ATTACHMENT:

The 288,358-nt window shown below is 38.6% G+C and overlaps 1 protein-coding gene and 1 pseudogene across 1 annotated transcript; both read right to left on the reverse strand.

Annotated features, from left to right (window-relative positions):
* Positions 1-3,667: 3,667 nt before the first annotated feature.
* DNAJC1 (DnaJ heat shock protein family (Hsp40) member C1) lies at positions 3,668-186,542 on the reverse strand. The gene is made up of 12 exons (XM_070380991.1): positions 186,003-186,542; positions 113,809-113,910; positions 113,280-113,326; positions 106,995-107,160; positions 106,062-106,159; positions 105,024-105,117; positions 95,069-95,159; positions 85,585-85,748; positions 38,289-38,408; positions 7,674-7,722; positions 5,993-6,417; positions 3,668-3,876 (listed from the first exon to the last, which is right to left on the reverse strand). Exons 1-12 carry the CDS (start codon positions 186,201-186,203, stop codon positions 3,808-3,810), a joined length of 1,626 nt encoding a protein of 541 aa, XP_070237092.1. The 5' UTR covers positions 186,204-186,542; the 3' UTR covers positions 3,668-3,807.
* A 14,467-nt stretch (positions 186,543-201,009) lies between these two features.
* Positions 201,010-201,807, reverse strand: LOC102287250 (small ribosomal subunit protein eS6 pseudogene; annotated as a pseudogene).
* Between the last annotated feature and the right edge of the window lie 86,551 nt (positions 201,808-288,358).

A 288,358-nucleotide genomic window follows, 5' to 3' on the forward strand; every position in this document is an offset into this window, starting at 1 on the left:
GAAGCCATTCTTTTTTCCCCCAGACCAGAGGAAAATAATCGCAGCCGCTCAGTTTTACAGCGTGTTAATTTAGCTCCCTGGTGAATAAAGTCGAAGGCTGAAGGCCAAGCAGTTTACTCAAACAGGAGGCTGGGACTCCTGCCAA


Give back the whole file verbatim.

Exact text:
The 288,358-nt window shown below is 38.6% G+C and overlaps 1 protein-coding gene and 1 pseudogene across 1 annotated transcript; both read right to left on the reverse strand.

Annotated features, from left to right (window-relative positions):
* Positions 1-3,667: 3,667 nt before the first annotated feature.
* DNAJC1 (DnaJ heat shock protein family (Hsp40) member C1) lies at positions 3,668-186,542 on the reverse strand. The gene is made up of 12 exons (XM_070380991.1): positions 186,003-186,542; positions 113,809-113,910; positions 113,280-113,326; positions 106,995-107,160; positions 106,062-106,159; positions 105,024-105,117; positions 95,069-95,159; positions 85,585-85,748; positions 38,289-38,408; positions 7,674-7,722; positions 5,993-6,417; positions 3,668-3,876 (listed from the first exon to the last, which is right to left on the reverse strand). Exons 1-12 carry the CDS (start codon positions 186,201-186,203, stop codon positions 3,808-3,810), a joined length of 1,626 nt encoding a protein of 541 aa, XP_070237092.1. The 5' UTR covers positions 186,204-186,542; the 3' UTR covers positions 3,668-3,807.
* A 14,467-nt stretch (positions 186,543-201,009) lies between these two features.
* Positions 201,010-201,807, reverse strand: LOC102287250 (small ribosomal subunit protein eS6 pseudogene; annotated as a pseudogene).
* Between the last annotated feature and the right edge of the window lie 86,551 nt (positions 201,808-288,358).

A 288,358-nucleotide genomic window follows, 5' to 3' on the forward strand; every position in this document is an offset into this window, starting at 1 on the left:
GAAGCCATTCTTTTTTCCCCCAGACCAGAGGAAAATAATCGCAGCCGCTCAGTTTTACAGCGTGTTAATTTAGCTCCCTGGTGAATAAAGTCGAAGGCTGAAGGCCAAGCAGTTTACTCAAACAGGAGGCTGGGACTCCTGCCAA